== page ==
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Land & Agriculture

Secretary of Agriculture Sonny Perdue Hits the Ground Running

3 minute read

Secretary of Agriculture Sonny Perdue hit the ground running on the very day he was sworn in, greeting employees at the U.S. Department of Agriculture (USDA), before joining President Trump at the White House for a farmers roundtable.  At that meeting, President Trump signed an Executive Order creating a Task Force on rural prosperity, with Secretary Perdue as the Chairman, which will focus on clearing barriers the agriculture community faces in their mission to feed the United States and the world.

As a former diversified row cropper and agribusinessman, Secretary Perdue wasted no time in getting out into the country to visit with the people of American agriculture.  At the venerable American Royal livestock complex in Kansas City, Missouri, he met with farmers, ranchers, and producers to tell them that USDA is at their service and that they are the department’s most important customers.  He visited Leesburg, Virginia, to announce new flexibility for local schools in the school meals program, which will help provide students with food that is both nutritious and appetizing.  Near Des Moines, Iowa, he visited the Couser Cattle Company to express his support for opening up international markets to American products, including U.S. beef to new overseas markets.  And knowing that farmers across the Midwest are facing tremendous adversity in the wake of heavy storms and flooding, Secretary Perdue represented President Trump on a trip to Arkansas, where he surveyed the flood damage and pledged the full resources of USDA to assist those in need.  On his travels throughout the country, the Secretary frequently encounters the young people of the Future Farmers of America and 4-H, who give him great hope and faith in the future of American agriculture.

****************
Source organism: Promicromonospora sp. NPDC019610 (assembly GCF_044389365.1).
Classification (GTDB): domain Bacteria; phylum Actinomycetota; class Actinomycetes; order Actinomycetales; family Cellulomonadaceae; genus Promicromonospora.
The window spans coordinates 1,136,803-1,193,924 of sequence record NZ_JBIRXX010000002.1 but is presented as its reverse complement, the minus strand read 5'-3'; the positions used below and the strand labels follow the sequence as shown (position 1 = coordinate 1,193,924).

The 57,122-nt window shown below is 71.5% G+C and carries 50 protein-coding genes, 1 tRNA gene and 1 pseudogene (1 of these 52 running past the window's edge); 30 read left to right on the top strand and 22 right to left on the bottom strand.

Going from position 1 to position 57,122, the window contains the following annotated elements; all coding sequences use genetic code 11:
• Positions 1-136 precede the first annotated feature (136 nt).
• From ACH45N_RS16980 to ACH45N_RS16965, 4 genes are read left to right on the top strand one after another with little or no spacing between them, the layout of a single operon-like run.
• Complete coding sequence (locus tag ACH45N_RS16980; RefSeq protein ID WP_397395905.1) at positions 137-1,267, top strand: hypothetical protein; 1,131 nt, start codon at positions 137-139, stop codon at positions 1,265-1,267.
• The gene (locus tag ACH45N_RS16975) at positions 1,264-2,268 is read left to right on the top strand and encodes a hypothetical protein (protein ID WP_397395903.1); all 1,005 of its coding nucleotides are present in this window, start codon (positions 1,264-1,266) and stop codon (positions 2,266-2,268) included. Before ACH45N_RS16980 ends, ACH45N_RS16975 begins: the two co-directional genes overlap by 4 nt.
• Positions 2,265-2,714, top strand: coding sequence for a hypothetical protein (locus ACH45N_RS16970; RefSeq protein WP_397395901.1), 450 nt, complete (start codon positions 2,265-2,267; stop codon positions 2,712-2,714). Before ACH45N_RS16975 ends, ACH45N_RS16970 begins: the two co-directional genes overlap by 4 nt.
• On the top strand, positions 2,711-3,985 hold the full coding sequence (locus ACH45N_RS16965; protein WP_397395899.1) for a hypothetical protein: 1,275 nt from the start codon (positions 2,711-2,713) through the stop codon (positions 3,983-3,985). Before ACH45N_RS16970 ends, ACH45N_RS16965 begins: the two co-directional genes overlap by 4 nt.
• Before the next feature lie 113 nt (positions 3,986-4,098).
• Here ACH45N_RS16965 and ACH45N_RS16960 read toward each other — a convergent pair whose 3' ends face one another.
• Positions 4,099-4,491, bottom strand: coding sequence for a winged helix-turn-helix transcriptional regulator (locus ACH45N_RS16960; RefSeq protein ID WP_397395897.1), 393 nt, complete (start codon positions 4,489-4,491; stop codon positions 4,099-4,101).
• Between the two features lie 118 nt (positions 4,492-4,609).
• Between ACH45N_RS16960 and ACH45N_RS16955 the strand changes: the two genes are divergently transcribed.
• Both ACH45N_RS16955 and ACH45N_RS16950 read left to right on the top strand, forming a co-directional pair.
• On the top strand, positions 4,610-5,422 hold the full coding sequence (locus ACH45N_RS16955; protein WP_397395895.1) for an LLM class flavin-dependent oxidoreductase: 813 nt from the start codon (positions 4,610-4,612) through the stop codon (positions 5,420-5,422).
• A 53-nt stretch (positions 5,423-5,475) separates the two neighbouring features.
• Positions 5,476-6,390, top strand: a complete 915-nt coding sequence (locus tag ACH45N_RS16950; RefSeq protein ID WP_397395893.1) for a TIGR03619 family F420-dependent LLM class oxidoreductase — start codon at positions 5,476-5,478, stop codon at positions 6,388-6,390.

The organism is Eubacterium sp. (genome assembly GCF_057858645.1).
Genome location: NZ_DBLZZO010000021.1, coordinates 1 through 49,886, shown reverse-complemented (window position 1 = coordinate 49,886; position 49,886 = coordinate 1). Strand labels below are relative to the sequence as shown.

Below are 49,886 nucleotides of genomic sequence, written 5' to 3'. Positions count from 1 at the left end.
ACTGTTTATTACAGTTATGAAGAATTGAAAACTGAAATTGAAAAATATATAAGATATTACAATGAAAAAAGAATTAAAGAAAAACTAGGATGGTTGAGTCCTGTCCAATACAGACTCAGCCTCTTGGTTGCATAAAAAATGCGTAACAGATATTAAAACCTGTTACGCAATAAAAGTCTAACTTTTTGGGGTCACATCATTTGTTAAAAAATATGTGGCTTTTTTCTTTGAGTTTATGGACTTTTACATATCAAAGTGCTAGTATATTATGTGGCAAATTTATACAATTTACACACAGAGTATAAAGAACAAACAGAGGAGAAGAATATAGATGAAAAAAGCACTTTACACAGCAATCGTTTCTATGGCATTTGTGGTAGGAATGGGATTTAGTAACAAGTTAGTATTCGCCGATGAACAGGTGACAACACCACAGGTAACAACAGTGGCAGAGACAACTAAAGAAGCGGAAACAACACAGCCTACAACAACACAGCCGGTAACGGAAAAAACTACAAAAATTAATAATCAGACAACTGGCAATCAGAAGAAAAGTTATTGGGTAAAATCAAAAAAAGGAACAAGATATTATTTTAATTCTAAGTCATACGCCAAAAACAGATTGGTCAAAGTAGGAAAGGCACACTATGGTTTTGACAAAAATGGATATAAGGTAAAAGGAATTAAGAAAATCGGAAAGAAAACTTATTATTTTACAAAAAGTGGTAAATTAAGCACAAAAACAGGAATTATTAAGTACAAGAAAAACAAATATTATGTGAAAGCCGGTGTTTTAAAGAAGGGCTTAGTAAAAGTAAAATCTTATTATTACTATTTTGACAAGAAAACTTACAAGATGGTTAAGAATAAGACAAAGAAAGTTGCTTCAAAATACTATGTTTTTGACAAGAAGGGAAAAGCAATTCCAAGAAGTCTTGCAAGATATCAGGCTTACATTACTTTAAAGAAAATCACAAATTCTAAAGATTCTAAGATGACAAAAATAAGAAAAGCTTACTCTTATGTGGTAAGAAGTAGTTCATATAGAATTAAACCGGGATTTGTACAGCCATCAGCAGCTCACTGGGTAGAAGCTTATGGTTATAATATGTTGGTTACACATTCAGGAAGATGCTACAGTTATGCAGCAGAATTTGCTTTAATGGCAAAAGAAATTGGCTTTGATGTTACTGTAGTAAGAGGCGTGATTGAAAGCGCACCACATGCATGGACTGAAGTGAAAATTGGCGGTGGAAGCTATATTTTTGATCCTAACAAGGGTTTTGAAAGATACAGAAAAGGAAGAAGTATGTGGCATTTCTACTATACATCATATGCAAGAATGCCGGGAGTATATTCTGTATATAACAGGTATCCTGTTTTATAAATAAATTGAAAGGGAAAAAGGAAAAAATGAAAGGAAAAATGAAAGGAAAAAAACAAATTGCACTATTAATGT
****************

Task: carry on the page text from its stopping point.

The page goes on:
At every step, Secretary Perdue has promised to be an unapologetic advocate for American agriculture.  He wants to open up new international markets for U.S. food and fiber and promote their sale around the world.  His message to American agriculture is, “If you grow it, we will sell it.”